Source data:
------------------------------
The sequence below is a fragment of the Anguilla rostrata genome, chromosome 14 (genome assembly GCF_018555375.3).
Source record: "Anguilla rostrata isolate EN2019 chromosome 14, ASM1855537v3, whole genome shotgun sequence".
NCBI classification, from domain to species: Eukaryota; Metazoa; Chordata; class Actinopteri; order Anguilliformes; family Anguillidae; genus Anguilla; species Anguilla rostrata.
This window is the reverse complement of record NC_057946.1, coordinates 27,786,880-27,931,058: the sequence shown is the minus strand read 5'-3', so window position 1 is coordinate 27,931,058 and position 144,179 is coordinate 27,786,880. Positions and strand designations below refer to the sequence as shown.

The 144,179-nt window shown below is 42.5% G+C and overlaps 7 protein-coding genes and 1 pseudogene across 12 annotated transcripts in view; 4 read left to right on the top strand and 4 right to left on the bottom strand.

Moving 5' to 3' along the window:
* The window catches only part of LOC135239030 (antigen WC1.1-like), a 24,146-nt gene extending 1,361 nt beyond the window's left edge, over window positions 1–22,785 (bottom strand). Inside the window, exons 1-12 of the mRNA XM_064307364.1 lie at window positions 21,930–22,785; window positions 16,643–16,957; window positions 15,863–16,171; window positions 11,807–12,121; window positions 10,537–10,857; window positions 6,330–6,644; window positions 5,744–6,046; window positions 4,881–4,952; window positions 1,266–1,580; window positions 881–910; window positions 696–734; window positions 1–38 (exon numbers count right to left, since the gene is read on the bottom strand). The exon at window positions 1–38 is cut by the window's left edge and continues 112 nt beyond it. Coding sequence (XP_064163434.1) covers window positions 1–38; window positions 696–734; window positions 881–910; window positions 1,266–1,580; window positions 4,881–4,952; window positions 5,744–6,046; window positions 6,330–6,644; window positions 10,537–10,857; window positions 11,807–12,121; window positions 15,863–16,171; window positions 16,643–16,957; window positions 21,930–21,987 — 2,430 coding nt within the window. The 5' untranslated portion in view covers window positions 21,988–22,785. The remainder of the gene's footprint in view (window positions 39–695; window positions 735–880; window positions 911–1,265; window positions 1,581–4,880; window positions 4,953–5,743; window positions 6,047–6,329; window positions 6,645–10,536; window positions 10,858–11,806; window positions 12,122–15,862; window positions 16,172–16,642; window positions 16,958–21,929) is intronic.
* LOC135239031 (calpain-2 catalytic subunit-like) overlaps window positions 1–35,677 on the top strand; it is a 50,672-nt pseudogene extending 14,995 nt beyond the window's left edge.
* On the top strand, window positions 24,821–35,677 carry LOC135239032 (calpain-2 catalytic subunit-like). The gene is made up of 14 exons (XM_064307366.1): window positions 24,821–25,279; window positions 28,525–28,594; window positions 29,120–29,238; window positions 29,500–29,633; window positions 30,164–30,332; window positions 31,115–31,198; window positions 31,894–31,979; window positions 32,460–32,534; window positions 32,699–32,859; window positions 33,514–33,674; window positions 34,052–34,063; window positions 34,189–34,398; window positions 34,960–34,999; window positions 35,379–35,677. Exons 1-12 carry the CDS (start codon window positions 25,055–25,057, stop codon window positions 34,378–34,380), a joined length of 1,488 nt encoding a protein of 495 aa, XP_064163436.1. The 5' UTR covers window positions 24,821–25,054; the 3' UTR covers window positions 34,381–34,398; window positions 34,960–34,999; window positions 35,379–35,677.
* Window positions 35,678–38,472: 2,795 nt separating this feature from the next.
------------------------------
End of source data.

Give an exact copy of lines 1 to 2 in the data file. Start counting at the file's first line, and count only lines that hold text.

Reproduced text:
The sequence below is a fragment of the Anguilla rostrata genome, chromosome 14 (genome assembly GCF_018555375.3).
Source record: "Anguilla rostrata isolate EN2019 chromosome 14, ASM1855537v3, whole genome shotgun sequence".